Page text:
$ git remote add origin ssh://username@domain.com/~/git/domain.com.git
$ git add .
$ git commit -m "First Commit into the Repository"
$ git push origin master

There! You are now officially versioned!

Step 2: Prepare Capistrano

A few requirements are needed for Capistrano to run properly: Ruby, Gems, and obviously, Capistrano. Once again, this is far beyond the scope of this post, but the people over at Ruby on Rails have a great getting started guide (you only need to follow it up until the Ruby Gems section, but feel free to go on). Once you have Ruby and Gems installed, installing Capistrano is simply a matter of running this in a terminal:

$ sudo gem install capistrano

Now that you have Capistrano installed, we can finally setup our WordPress design for deployment. The first step is to reorganize our folder structure a bit. Currently, this is how I have my folder setup for each WordPress site:

  • Site Name/
    • config/
    • public/
      • index.php
      • page.php
      • stylesheet.css
      • images/
      • and so on

You will have to reorganize your folder structure to match this, as Capistrano relies on this type of setup by default.

Next, start another terminal session, navigate to your projects folder, and run the following command:

$ capify .

This command initializes all of the needed files within your Site Name/ directory. Next, you will need to edit your deploy.rb file under the config directory. This is my current script:

# WordPress Capistrano Setup
default_run_options[:pty] = true

# The only options you'll probably have to modify
set :user, 'yourusername'
set :domain, 'domainname.com'
set :application, 'domainname.com' # feel free to change this
set :current_dir, "your_theme_name"
ssh_options[:keys] = %w(/Users/username/.ssh/id_dsa) # this is relative to your system

# These options should stay the same; only change based on your host
set :local_repository,        "ssh://#{user}@#{domain}:git/#{application}.git"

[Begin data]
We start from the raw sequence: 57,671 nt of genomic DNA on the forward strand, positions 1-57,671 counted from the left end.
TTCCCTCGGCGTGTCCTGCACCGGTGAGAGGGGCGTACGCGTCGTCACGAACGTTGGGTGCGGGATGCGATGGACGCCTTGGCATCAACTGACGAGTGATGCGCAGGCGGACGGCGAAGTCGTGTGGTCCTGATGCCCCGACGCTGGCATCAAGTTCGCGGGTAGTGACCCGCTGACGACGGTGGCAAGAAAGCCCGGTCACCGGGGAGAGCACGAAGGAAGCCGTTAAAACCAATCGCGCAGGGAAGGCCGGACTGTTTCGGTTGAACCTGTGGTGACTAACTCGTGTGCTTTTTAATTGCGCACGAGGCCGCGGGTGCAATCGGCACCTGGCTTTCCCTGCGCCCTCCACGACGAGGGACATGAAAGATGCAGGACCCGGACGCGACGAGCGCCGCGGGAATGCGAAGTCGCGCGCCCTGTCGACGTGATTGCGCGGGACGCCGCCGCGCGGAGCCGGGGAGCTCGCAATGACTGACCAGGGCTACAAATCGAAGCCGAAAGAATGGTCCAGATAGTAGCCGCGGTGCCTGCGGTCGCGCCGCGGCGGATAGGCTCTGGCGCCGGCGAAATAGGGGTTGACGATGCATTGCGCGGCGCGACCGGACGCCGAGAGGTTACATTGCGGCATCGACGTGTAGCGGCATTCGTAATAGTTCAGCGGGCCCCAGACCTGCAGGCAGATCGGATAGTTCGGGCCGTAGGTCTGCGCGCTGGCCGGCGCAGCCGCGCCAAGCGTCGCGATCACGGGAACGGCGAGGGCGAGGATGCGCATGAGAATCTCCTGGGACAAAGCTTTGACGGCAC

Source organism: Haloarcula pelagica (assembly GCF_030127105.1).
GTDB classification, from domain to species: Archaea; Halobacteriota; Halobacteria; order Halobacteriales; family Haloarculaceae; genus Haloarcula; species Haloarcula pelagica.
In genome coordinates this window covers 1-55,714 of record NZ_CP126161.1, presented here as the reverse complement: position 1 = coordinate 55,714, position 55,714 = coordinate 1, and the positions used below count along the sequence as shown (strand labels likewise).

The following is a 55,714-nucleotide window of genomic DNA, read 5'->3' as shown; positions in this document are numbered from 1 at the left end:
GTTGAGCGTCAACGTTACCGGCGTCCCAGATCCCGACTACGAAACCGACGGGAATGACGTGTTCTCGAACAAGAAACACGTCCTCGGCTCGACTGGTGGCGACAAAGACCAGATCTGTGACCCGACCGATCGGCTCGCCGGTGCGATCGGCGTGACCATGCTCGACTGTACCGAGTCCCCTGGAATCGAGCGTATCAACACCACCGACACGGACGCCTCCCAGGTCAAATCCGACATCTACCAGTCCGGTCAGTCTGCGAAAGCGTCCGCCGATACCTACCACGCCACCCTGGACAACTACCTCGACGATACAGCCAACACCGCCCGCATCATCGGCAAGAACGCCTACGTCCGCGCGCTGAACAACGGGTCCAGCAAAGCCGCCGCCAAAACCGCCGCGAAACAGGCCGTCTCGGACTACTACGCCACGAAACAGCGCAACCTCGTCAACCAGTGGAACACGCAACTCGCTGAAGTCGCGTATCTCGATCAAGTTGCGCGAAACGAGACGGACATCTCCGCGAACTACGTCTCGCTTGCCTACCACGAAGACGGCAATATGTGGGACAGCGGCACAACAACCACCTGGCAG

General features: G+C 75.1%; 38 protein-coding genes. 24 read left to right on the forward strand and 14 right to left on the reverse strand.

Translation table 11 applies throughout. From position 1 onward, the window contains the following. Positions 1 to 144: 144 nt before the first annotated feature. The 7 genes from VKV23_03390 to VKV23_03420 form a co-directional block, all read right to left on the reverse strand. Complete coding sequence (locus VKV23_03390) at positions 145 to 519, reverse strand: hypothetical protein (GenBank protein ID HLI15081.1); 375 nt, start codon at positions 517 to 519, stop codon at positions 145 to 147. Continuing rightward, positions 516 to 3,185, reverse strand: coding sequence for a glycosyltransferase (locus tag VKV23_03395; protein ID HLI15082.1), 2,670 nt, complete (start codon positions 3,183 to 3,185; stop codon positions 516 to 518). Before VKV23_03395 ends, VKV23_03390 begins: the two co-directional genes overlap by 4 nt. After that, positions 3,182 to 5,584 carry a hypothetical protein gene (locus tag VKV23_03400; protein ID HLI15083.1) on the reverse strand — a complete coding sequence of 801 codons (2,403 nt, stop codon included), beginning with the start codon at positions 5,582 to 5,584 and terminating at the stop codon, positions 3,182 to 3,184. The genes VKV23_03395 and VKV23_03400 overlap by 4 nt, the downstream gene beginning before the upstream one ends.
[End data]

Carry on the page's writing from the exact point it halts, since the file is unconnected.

set :repository,                 "/home/#{user}/git/#{application}.git"
set :deploy_to,                  "/home/#{user}/#{domain}/wp-content/themes/"
set :releases_path,            "/home/#{user}/cap/#{domain}/releases/"
set :shared_path,              "/home/#{user}/cap/#{domain}/shared/"
set :scm,                           'git'
set :branch,                      'master'
set :git_shallow_clone,     1
set :scm_verbose,            true
set :use_sudo,                  false
set :keep_releases,          100
ssh_options[:forward_agent]   = true # use the keys for the person running the cap command to check out the app

role :web, "#{domain}"
role :app, "#{domain}"
role :db,  "#{domain}"

namespace :deploy do
desc <<-DESC
  A macro-task that updates the code and fixes the symlink.
  DESC
  task :default do
    transaction do
      update_code
      symlink
    end
  end

  task :update_code, :except => { :no_release => true } do
    on_rollback { run "rm -rf #{release_path}; true" }
    strategy.deploy!
  end

  task :after_deploy do
    cleanup
  end

end

Update: Changed some of the deploy script to match what is being done in the new Ruby Gem

As stated in the comment, you should really only have to change the first few options.

Step 3: Deployment!

Finally, we’ve come to the part we’ve been waiting for: deploying our WordPress theme. One of the first things we’ll want to do is setup an SSH shared key. An SSH shared key allows us to connect to a server through SSH without the need to enter a password every time (which is very handy when deploying an app). To setup an SSH key, enter the following terminal command:

$ ssh-keygen -t rsa

Then, to upload our newly generated SSH key, enter the following terminal command: